It's interesting to note, also, that the manner in which you refer to windows changes depending on where you are when you do the referring. In order to close the current window, for example, you can always use the following:
However, you can also affect other windows, simply by replacing the generic name "window" with the actual name of the window. For example, let's suppose you want to close a child window (previously assigned the name "baby") from a parent window.
Let's look at a simple example to see how this works. Here, the primary window consists of a menu containing links, each of which open up in a child window named "display". The child window can be closed either from the parent window, by clicking on the "Close Display Window" link, or from the child window itself, by clicking the "Close Me" link. Here's the code for the menu:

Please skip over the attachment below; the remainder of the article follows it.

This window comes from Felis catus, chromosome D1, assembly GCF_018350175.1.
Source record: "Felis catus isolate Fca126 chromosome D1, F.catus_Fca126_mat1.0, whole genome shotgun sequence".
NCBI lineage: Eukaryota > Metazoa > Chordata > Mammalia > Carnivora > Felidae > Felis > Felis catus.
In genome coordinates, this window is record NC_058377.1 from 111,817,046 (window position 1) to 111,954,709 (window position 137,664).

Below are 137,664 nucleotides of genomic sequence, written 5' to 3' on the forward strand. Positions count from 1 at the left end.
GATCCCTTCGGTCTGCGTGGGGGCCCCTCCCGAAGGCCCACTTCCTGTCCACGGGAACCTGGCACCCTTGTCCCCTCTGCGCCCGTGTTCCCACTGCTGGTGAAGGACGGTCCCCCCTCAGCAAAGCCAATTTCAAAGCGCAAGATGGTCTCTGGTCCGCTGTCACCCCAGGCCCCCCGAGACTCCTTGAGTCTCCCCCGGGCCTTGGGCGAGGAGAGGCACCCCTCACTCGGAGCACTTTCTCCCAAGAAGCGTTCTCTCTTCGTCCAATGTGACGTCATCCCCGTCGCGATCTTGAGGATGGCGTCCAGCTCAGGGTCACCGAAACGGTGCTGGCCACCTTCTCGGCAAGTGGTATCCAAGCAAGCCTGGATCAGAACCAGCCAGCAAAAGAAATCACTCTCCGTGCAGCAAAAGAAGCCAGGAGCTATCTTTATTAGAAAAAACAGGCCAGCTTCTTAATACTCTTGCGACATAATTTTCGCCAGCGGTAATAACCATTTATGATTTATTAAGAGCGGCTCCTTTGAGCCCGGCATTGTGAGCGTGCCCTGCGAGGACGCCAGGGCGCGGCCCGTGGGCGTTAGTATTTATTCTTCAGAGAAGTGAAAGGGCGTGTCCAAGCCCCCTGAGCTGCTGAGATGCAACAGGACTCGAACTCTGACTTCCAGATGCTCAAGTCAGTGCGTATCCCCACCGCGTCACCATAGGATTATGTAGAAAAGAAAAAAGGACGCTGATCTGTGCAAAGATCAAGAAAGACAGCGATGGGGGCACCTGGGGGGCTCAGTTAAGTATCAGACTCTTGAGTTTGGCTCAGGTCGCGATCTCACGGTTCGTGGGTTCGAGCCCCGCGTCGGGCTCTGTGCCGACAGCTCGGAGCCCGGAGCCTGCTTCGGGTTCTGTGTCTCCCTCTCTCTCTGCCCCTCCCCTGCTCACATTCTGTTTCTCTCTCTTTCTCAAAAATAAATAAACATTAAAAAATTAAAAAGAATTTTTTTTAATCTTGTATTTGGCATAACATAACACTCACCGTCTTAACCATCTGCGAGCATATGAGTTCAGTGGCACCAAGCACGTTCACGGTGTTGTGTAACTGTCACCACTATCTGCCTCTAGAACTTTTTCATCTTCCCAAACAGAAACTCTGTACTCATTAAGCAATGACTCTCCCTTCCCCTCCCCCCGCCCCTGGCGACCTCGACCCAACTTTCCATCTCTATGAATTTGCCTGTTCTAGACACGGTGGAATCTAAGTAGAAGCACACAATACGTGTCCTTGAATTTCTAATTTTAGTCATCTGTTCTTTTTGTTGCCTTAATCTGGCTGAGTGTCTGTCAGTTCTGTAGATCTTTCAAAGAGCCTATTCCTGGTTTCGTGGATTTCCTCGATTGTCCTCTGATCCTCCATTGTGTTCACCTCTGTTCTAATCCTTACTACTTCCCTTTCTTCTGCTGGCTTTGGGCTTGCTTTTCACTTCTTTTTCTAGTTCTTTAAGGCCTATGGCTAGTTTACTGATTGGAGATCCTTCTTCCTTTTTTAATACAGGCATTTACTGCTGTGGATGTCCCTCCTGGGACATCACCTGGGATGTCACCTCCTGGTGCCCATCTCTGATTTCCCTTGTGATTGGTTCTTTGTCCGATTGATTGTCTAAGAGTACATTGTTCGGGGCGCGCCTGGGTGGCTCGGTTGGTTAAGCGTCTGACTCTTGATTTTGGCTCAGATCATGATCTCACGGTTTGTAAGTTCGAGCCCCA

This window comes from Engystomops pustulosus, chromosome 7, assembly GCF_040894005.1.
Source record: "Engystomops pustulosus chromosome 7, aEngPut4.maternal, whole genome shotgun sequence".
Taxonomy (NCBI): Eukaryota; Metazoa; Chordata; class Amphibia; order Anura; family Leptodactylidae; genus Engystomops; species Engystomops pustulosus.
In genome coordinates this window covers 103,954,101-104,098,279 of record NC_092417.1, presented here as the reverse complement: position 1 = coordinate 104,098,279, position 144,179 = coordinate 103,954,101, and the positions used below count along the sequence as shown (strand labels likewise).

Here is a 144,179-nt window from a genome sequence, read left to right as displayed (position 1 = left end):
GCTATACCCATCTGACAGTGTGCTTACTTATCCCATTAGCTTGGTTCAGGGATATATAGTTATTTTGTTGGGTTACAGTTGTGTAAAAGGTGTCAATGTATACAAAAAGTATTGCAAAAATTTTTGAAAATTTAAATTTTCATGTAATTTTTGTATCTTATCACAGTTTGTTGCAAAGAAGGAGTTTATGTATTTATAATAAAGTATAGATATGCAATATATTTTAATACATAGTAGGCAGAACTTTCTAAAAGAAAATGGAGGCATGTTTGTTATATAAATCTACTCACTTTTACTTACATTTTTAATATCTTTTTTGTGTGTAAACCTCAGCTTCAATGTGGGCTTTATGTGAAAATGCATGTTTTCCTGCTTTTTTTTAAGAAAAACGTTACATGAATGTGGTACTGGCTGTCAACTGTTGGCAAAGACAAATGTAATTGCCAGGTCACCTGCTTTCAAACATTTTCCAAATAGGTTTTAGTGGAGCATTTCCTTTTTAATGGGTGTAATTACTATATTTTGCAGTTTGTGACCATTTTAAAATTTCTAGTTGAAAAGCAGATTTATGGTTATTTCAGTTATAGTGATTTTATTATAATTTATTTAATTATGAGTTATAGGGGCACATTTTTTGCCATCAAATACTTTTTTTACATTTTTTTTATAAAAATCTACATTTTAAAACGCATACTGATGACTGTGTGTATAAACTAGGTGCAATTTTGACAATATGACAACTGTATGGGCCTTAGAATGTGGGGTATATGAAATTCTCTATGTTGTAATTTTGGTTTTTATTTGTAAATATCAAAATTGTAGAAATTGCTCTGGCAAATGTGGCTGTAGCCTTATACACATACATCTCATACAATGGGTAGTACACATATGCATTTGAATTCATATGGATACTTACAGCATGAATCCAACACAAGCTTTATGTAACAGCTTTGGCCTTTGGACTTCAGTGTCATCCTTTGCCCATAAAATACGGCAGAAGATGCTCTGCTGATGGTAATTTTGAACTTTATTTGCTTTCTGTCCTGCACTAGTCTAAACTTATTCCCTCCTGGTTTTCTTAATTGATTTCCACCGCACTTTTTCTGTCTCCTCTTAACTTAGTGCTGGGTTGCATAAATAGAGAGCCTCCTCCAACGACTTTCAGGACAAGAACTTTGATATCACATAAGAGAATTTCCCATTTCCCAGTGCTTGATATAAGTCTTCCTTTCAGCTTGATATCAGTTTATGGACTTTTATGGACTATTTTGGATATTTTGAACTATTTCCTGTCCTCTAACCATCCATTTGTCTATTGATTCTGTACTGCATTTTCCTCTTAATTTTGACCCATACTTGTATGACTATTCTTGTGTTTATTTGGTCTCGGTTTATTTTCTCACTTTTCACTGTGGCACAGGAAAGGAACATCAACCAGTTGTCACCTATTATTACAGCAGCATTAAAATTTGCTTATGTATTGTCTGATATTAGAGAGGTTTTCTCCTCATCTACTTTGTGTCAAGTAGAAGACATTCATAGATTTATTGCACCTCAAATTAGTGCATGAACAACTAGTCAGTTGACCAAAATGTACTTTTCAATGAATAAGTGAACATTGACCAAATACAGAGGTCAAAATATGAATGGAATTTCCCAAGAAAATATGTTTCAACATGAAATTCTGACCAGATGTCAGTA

Notice that I have prefixed the call to close() with the child window name.
Within the pages loaded, there exists a "Close Me" link as well, which can be used to close the child window directly. Here's what one of the pages loaded into the child window might look like:
In this case, since I'm closing the current window, I can use window.close() directly without worrying about the window name.
Thus far, I've shown you how to control the child window from the parent. It's also possible to work the other way around, controlling the parent window from the child. Every Window object exposes an "opener" property, which contains a reference to the window that created it. Therefore, even if you don't know the name of the parent window, it's still possible to access and manipulate it via this "opener" property.
Let's take a look at a simple example, resizing the parent window from the child: